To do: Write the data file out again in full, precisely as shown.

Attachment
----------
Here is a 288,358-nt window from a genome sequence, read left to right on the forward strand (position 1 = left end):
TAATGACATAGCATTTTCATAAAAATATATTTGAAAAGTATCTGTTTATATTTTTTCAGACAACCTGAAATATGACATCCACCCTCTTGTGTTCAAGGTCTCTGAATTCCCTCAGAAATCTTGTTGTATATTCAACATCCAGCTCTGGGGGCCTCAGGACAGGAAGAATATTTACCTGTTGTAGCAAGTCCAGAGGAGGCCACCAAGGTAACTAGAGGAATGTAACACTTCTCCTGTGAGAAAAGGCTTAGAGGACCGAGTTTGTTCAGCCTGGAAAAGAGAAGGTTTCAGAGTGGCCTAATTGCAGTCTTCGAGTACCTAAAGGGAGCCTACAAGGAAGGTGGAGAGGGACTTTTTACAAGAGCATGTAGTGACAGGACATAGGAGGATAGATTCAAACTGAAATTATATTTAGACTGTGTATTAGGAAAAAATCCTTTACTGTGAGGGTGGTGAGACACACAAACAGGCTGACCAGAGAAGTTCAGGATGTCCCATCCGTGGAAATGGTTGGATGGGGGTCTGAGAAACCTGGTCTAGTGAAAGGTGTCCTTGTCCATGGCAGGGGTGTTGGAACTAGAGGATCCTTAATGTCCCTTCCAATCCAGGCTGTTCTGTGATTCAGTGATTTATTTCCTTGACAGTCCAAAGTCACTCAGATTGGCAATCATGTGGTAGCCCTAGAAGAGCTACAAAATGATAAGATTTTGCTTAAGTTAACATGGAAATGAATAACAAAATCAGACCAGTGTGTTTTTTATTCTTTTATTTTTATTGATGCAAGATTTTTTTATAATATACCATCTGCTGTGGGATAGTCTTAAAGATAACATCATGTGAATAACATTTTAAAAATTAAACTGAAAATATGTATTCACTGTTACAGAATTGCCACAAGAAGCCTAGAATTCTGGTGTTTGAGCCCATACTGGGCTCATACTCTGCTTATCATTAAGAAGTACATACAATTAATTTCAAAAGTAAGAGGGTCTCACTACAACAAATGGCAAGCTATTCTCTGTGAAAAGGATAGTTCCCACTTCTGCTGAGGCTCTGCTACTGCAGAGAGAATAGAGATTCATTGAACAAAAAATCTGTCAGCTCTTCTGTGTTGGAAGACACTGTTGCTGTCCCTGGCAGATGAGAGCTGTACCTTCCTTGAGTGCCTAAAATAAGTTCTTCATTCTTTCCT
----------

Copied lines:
Here is a 288,358-nt window from a genome sequence, read left to right on the forward strand (position 1 = left end):
TAATGACATAGCATTTTCATAAAAATATATTTGAAAAGTATCTGTTTATATTTTTTCAGACAACCTGAAATATGACATCCACCCTCTTGTGTTCAAGGTCTCTGAATTCCCTCAGAAATCTTGTTGTATATTCAACATCCAGCTCTGGGGGCCTCAGGACAGGAAGAATATTTACCTGTTGTAGCAAGTCCAGAGGAGGCCACCAAGGTAACTAGAGGAATGTAACACTTCTCCTGTGAGAAAAGGCTTAGAGGACCGAGTTTGTTCAGCCTGGAAAAGAGAAGGTTTCAGAGTGGCCTAATTGCAGTCTTCGAGTACCTAAAGGGAGCCTACAAGGAAGGTGGAGAGGGACTTTTTACAAGAGCATGTAGTGACAGGACATAGGAGGATAGATTCAAACTGAAATTATATTTAGACTGTGTATTAGGAAAAAATCCTTTACTGTGAGGGTGGTGAGACACACAAACAGGCTGACCAGAGAAGTTCAGGATGTCCCATCCGTGGAAATGGTTGGATGGGGGTCTGAGAAACCTGGTCTAGTGAAAGGTGTCCTTGTCCATGGCAGGGGTGTTGGAACTAGAGGATCCTTAATGTCCCTTCCAATCCAGGCTGTTCTGTGATTCAGTGATTTATTTCCTTGACAGTCCAAAGTCACTCAGATTGGCAATCATGTGGTAGCCCTAGAAGAGCTACAAAATGATAAGATTTTGCTTAAGTTAACATGGAAATGAATAACAAAATCAGACCAGTGTGTTTTTTATTCTTTTATTTTTATTGATGCAAGATTTTTTTATAATATACCATCTGCTGTGGGATAGTCTTAAAGATAACATCATGTGAATAACATTTTAAAAATTAAACTGAAAATATGTATTCACTGTTACAGAATTGCCACAAGAAGCCTAGAATTCTGGTGTTTGAGCCCATACTGGGCTCATACTCTGCTTATCATTAAGAAGTACATACAATTAATTTCAAAAGTAAGAGGGTCTCACTACAACAAATGGCAAGCTATTCTCTGTGAAAAGGATAGTTCCCACTTCTGCTGAGGCTCTGCTACTGCAGAGAGAATAGAGATTCATTGAACAAAAAATCTGTCAGCTCTTCTGTGTTGGAAGACACTGTTGCTGTCCCTGGCAGATGAGAGCTGTACCTTCCTTGAGTGCCTAAAATAAGTTCTTCATTCTTTCCT